October 2019: Domestic Violence Awareness Month

(Image of Peoria city hall by Maricopa Association of Governments)

Grace Peserik and Kiana Garcia

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October of 2019 has officially been named Domestic Violence Awareness Month in Arizona. Many city hall buildings across the state will glow purple to bring awareness to this ever-spreading epidemic.  “1 in 4 women & 1 in 7 men have experienced domestic violence in their lifetime therefore 804,048 women & 453,689 men in Arizona have experienced domestic violence in their lifetime,” according to the Arizona Coalition to End Sexual & Domestic Violence. When victims hit a point where they truly fear for their lives, they flee to domestic violence shelters. There are a few shelters that specialize in domestic violence around the valley, such as Chrysalis Shelter and New Leaf’s Faith House Women’s crisis center. As seen in the statistic, the likelihood of any Kellis cougar experiencing domestic violence in their life is immensely high, so it’s good to be aware of resources to assist in escape

People who go to these shelters don’t have the resources to stay at a hotel, but they are afraid for their lives. They fear that, “If they go stay with a friend or family member, the abuser will find them and harm or even kill them,” according to Michelle Ormiston, a media representative for Chrysalis shelter. At Chrysalis shelter, people can stay at their crisis location for up to 180 days before moving into their transitional housing.

Victims often arrive at shelters with nothing, aside from fear rattling their bones. Both Chrysalis and New leaf provide therapy, clothing, hygiene products, food, and a place to sleep. New Leaf specifically provides case assistance and management for victims as well, according to Dana Martinez, the director of New Leaf’s Faith House. These shelters gladly take donations, whether monetary or of new items such as clothing, twin sized sheets and blankets, socks and underwear, hygiene items, cleaning supplies, paper towels, toilet paper, pots, and pans. People can also volunteer at these locations. Volunteers sort and organize donations, set up activities for our children or adults, prepare and serve meals, help clean the facility, and many other activities. While volunteers are welcome at Chrysalis there is, “fingerprinting, background checks, references, an in-person interview, an orientation, and training” required in order to be brought on, as mentioned by Ms. Ormiston.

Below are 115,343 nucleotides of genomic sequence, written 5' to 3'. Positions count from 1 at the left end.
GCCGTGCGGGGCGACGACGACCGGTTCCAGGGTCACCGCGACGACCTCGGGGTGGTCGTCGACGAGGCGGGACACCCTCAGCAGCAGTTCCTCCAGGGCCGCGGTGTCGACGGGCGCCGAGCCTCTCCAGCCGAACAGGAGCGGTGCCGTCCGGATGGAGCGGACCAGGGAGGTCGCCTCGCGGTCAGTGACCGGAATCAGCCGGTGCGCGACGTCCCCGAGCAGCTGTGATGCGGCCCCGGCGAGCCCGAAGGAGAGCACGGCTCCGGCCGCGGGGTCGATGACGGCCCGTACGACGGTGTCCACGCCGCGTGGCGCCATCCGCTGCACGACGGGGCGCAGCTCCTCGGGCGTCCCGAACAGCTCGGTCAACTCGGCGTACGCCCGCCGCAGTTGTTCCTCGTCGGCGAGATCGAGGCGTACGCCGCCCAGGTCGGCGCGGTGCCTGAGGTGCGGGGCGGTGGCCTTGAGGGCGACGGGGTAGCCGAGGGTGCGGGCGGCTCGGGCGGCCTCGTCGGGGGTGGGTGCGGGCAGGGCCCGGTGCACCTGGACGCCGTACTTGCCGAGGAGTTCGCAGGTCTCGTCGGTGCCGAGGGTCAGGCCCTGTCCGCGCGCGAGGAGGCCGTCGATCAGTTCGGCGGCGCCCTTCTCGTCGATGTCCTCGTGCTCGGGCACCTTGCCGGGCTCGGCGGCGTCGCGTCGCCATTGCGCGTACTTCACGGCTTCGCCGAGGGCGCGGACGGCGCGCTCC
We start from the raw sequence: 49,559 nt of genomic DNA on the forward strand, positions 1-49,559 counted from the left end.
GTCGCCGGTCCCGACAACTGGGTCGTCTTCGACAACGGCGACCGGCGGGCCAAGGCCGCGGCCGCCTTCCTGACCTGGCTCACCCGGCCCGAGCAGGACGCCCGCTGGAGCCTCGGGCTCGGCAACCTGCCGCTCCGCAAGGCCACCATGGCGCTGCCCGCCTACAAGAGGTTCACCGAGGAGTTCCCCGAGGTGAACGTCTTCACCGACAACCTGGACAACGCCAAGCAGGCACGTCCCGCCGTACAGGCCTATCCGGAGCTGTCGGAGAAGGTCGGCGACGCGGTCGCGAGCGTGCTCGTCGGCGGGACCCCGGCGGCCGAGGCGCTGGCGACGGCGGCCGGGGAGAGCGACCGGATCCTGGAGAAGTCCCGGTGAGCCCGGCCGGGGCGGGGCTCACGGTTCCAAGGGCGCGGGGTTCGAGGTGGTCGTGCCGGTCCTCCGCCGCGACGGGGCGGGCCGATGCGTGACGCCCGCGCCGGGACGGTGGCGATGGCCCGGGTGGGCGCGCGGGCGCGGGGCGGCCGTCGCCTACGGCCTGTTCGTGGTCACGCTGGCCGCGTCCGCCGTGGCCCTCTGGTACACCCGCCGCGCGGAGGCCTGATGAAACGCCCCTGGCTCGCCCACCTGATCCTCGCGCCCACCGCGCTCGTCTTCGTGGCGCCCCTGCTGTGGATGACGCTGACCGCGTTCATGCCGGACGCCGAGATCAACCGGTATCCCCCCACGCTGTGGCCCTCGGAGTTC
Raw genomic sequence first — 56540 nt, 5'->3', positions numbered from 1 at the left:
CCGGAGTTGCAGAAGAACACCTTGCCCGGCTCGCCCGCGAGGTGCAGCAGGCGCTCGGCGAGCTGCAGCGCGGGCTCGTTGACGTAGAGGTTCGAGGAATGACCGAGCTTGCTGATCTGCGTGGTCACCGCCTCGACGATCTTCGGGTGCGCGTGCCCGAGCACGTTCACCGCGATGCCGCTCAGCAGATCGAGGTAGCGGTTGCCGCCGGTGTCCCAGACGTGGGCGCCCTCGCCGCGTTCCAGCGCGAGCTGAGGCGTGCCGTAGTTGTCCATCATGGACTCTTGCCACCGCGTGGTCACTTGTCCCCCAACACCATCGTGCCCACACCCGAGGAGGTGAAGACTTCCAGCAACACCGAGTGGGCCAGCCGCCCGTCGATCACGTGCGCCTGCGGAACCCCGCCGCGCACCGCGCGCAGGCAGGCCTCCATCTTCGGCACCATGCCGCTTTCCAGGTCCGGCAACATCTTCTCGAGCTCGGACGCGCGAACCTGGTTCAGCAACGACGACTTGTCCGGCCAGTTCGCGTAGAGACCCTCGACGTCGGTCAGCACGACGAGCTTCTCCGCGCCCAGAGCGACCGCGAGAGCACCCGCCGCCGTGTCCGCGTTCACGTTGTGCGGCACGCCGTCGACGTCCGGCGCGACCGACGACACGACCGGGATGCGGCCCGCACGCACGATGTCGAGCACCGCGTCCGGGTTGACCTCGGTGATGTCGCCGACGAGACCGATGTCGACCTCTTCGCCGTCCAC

There are certain features of each shelter that differs the two from the rest in Arizona. Ms. Martinez said that New Leaf Faith House is the only emergency shelter that serves more than domestic violence in the west valley, serving women who have nowhere to live, have been sexually assaulted, or have escaped human trafficking. According to Ms. Ormiston, Chrysalis is different from other Arizona shelters in that their shelter is, “the only domestic violence agency currently in the State of Arizona who is Trauma Informed Care certified,” and was, “the first domestic violence agency in the nation to achieve that certification.” Victims of any and all genders can seek assistance from Chrysalis, unlike most shelters in Arizona, however teens can’t stay at either shelter without a legal guardian.

Many victims aren’t aware of just how many resources they have. In attempts to change that, Chrysalis, “works hard to get out into the community to educate people about domestic violence” by sharing resources at high schools and other various community locations, they even have social media pages and various billboards around the valley, according to Ms. Ormiston. Ms. Martinez says that New Leaf, “hosts booths in the community, networks in different areas, have their hotline numbers listed in various publications,” and shares information on their social media pages and on their agency website at https://www.turnanewleaf.org/.

People often get referred to these shelters, along with others, via the SAFEDVS hotline (480-890-3039 or 844-SAFEDVS), local police departments, hospitals, churches, and resource centers. If students are concerned for family or friends, consider reaching out through these resources.